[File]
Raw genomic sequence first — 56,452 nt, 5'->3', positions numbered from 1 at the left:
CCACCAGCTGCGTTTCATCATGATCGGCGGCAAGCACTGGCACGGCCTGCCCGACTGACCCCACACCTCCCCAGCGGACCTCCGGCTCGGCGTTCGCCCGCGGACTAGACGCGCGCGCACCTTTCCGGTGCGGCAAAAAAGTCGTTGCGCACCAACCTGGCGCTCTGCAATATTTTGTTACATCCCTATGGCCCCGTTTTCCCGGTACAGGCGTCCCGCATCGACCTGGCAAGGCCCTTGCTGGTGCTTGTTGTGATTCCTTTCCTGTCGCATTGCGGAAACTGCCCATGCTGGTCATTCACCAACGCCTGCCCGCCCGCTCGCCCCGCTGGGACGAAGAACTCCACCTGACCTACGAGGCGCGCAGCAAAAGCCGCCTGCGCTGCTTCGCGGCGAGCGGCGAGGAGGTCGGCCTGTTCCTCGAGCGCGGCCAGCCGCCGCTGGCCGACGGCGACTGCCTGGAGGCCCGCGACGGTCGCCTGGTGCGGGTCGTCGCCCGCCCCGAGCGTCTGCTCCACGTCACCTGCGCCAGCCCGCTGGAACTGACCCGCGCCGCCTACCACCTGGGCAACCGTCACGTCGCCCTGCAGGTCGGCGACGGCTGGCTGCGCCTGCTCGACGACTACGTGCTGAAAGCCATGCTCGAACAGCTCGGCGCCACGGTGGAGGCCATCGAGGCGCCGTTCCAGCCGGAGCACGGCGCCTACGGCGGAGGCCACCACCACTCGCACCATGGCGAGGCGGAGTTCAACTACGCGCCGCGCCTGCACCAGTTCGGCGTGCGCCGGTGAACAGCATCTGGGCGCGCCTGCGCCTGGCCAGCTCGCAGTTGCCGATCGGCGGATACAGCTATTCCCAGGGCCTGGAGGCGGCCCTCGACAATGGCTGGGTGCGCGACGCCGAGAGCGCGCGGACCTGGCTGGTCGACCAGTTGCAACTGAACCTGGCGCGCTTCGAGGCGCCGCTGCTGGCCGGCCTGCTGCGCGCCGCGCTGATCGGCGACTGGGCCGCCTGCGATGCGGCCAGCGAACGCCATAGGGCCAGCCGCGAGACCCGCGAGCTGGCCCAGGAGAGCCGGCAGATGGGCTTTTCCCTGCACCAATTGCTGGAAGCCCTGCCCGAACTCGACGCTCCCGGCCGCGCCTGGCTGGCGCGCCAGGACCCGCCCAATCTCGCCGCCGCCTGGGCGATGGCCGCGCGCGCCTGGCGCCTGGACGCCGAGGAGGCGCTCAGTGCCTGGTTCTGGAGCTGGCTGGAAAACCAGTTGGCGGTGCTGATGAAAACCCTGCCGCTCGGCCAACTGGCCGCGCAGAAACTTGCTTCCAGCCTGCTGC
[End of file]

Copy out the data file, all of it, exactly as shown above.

Raw genomic sequence first — 56,452 nt, 5'->3', positions numbered from 1 at the left:
CCACCAGCTGCGTTTCATCATGATCGGCGGCAAGCACTGGCACGGCCTGCCCGACTGACCCCACACCTCCCCAGCGGACCTCCGGCTCGGCGTTCGCCCGCGGACTAGACGCGCGCGCACCTTTCCGGTGCGGCAAAAAAGTCGTTGCGCACCAACCTGGCGCTCTGCAATATTTTGTTACATCCCTATGGCCCCGTTTTCCCGGTACAGGCGTCCCGCATCGACCTGGCAAGGCCCTTGCTGGTGCTTGTTGTGATTCCTTTCCTGTCGCATTGCGGAAACTGCCCATGCTGGTCATTCACCAACGCCTGCCCGCCCGCTCGCCCCGCTGGGACGAAGAACTCCACCTGACCTACGAGGCGCGCAGCAAAAGCCGCCTGCGCTGCTTCGCGGCGAGCGGCGAGGAGGTCGGCCTGTTCCTCGAGCGCGGCCAGCCGCCGCTGGCCGACGGCGACTGCCTGGAGGCCCGCGACGGTCGCCTGGTGCGGGTCGTCGCCCGCCCCGAGCGTCTGCTCCACGTCACCTGCGCCAGCCCGCTGGAACTGACCCGCGCCGCCTACCACCTGGGCAACCGTCACGTCGCCCTGCAGGTCGGCGACGGCTGGCTGCGCCTGCTCGACGACTACGTGCTGAAAGCCATGCTCGAACAGCTCGGCGCCACGGTGGAGGCCATCGAGGCGCCGTTCCAGCCGGAGCACGGCGCCTACGGCGGAGGCCACCACCACTCGCACCATGGCGAGGCGGAGTTCAACTACGCGCCGCGCCTGCACCAGTTCGGCGTGCGCCGGTGAACAGCATCTGGGCGCGCCTGCGCCTGGCCAGCTCGCAGTTGCCGATCGGCGGATACAGCTATTCCCAGGGCCTGGAGGCGGCCCTCGACAATGGCTGGGTGCGCGACGCCGAGAGCGCGCGGACCTGGCTGGTCGACCAGTTGCAACTGAACCTGGCGCGCTTCGAGGCGCCGCTGCTGGCCGGCCTGCTGCGCGCCGCGCTGATCGGCGACTGGGCCGCCTGCGATGCGGCCAGCGAACGCCATAGGGCCAGCCGCGAGACCCGCGAGCTGGCCCAGGAGAGCCGGCAGATGGGCTTTTCCCTGCACCAATTGCTGGAAGCCCTGCCCGAACTCGACGCTCCCGGCCGCGCCTGGCTGGCGCGCCAGGACCCGCCCAATCTCGCCGCCGCCTGGGCGATGGCCGCGCGCGCCTGGCGCCTGGACGCCGAGGAGGCGCTCAGTGCCTGGTTCTGGAGCTGGCTGGAAAACCAGTTGGCGGTGCTGATGAAAACCCTGCCGCTCGGCCAACTGGCCGCGCAGAAACTTGCTTCCAGCCTGCTGC